Home Behind the Scenes Paul Bongiorno: Truth serum is needed just as much as millions more doses of vaccine

Paul Bongiorno: Truth serum is needed just as much as millions more doses of vaccine

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When the premier of Australia’s biggest state warns the country that things are going to get much worse before they get better, we should thank her for her honesty and urge our national political leaders to take note.

In many ways Premier Gladys Berejiklian has no alternative but to face the facts of her own lethal misjudgments since June; she is trying to move the argument from case numbers to hospitalisations at the very time when the state’s health system is already struggling to cope.

The day on which a new record of 1290 infections was announced, Ms Berejiklian was warning her hospitals would face even greater pressure on stretched intensive care units peaking in October, the same months she hopes the state will reach 70 per cent of its adult population fully vaccinated.

This in itself is a reality check.

If you take an increasingly strident Treasurer Josh Frydenberg at his word, he will withhold federal financial support for people in states whose governments continue lockdowns once the 70 per cent national target is reached.

He says the premiers should honour the national plan they have all signed up to.

And it is precisely here that the Treasurer needs a dose of truth serum because the fact is the national plan does not preclude lockdowns at 70 per cent or even 80 per cent double-dose vaccination.

The plan based on Doherty Institute modelling has the enormous rider of safe to do so with optimal testing, tracing, isolation, and quarantine; no one thinks what we are seeing in New South Wales is optimal already.

The Prime Minister and his Treasurer are confecting future success in their vaccine rollout and then blaming the premiers, especially of Western Australia and Queensland, for the hypothetical refusal to agree to a plan to open up that does not exist.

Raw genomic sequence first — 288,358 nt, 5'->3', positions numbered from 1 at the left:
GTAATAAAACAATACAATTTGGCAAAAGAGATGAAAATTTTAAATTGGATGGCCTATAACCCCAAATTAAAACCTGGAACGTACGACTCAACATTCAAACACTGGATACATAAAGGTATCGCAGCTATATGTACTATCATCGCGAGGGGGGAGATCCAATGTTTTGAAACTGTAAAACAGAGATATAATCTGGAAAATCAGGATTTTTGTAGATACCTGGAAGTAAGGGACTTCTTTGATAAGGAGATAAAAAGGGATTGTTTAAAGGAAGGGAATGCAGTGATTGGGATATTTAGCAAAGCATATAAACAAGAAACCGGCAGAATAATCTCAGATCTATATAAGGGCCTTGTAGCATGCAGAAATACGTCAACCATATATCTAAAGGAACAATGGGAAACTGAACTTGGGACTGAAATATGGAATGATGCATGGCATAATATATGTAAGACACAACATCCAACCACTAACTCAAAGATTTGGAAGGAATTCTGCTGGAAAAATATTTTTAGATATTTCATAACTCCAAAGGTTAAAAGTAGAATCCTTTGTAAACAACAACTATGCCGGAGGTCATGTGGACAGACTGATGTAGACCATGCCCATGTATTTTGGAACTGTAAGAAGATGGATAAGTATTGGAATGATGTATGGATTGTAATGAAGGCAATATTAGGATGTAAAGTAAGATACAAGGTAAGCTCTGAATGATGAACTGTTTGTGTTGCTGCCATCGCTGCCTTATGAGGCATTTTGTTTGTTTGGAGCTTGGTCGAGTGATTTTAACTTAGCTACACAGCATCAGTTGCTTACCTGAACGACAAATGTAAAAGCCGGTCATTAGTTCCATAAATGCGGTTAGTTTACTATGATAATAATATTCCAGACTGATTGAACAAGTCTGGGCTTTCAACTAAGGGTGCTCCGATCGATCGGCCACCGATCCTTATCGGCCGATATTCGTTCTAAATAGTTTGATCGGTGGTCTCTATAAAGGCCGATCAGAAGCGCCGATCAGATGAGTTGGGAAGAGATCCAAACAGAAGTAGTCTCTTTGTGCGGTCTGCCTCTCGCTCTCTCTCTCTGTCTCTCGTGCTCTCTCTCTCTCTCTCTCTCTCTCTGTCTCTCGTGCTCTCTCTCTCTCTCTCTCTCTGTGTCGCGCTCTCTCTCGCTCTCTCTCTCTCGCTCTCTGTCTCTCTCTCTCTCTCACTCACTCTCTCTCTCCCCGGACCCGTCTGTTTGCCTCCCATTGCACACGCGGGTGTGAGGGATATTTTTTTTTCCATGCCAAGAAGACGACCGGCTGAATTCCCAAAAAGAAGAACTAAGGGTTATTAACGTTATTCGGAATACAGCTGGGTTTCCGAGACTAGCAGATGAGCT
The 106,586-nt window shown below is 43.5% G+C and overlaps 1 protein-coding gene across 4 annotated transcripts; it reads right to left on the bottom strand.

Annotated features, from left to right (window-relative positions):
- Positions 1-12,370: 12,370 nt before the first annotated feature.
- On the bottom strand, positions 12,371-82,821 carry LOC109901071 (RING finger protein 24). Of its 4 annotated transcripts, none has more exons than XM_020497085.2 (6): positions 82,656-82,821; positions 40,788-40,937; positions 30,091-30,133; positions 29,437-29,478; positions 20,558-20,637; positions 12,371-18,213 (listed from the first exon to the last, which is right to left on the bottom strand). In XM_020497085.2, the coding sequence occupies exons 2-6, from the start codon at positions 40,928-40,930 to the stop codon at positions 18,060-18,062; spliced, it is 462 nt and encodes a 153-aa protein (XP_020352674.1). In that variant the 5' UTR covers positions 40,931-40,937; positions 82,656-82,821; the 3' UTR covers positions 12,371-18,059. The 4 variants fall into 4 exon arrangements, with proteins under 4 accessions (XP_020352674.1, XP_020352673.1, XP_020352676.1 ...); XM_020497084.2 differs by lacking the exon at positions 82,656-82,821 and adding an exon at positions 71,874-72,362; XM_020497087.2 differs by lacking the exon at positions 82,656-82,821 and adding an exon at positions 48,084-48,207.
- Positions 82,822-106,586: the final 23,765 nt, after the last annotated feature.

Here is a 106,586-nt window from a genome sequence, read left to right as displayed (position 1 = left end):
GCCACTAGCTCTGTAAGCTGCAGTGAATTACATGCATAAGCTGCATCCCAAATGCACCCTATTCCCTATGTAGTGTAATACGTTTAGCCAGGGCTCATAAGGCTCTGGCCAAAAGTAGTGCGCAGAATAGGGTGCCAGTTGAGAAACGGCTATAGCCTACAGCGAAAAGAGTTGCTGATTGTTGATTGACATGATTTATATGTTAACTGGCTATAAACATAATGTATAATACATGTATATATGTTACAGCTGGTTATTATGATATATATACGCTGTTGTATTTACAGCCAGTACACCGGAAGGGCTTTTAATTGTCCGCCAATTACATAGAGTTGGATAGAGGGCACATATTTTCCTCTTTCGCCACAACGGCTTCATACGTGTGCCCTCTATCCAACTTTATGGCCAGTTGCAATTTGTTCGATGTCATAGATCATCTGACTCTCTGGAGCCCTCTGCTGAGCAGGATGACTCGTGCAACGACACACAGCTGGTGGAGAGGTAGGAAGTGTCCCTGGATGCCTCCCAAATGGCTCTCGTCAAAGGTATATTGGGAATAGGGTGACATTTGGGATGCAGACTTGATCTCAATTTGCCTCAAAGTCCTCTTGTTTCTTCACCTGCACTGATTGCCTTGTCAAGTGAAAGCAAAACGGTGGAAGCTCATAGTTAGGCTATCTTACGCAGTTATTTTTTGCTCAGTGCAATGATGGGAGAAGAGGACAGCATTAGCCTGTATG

The whole tactic is a ruse and if the latest Newspoll is any guide the voters are well and truly awake to it.

Labor recorded its biggest two-party-preferred lead since December 2018 of 54-46 per cent.

Attacking Mark McGowan and Annastacia Palaszczuk for daring to reserve the right to impose lockdowns and border lockouts while at the same time criticising their states’ low vaccination uptake is as brazen as it is at best a half truth.

Premier McGowan pointed out that even at 70 per cent national vaccination “people would die if the virus infiltrated WA given there would still be around one million unvaccinated people in the state at the time”.

Mr McGowan says attacks on him for WA lagging the vaccination rate of NSW is in great part due to him and the other states agreeing to prioritise extra vaccines for that state.

NSW, he says, “got at least a million extra doses of Pfizer more than their population share because of the situation they are in, so it stands to reason that they would vaccinate more quickly”.

A furious Victorian Premier Daniel Andrews, struggling to contain the virus in his sixth lockdown, is now demanding the same access to more vaccines as NSW.

He says Victorians haven’t gone without so Sydneysiders could go on picnics, a reference to the reward Ms Berejiklian is promising her citizens for their vaccine uptake.

ACT Chief Minister Andrew Barr is in a similar predicament, struggling to open up the territory because he hasn’t “got enough vaccines”.

Mr Morrison, like his Liberal colleague in Sydney, is promising the nation sunny uplands by Christmas out of the dark valley we are in.

But the Prime Minister has twigged to the fears in the community that an open-slather “Freedom Day” is too risky and like Ms Berejiklian is promising a “safe reopening”, which means many restrictions remaining in place.

Chief Minister Barr is not alone in thinking that the 80 per cent target may not deliver the desired herd immunity, business too is worried and increasingly is pushing for vaccine mandates and passports as added insurance for a safe return to something approaching the old normal.

Mr Morrison is facing fierce pushback on this from his backbench, veteran Liberal MP Russell Broadbent says there are seven members ready to resist any attempt to legislate the measures.

And this despite a poll in The Sun-Herald finding more than two thirds of Australians support vaccine passports and mandatory jabs for high-risk workers.

One Labor strategist says the issue is as devilish for Mr Morrison as refugees is for Labor in that a significant section of his base is so out of step with mainstream community opinion.

It makes the PM’s election timing extremely problematic, but the constitution gives him no choice he has to go to the people by May and there are no guarantees things will be any better by then.

The New Daily

Paul Bongiorno AM is a veteran of the Canberra Press Gallery, with 40 years’ experience covering Australian politics

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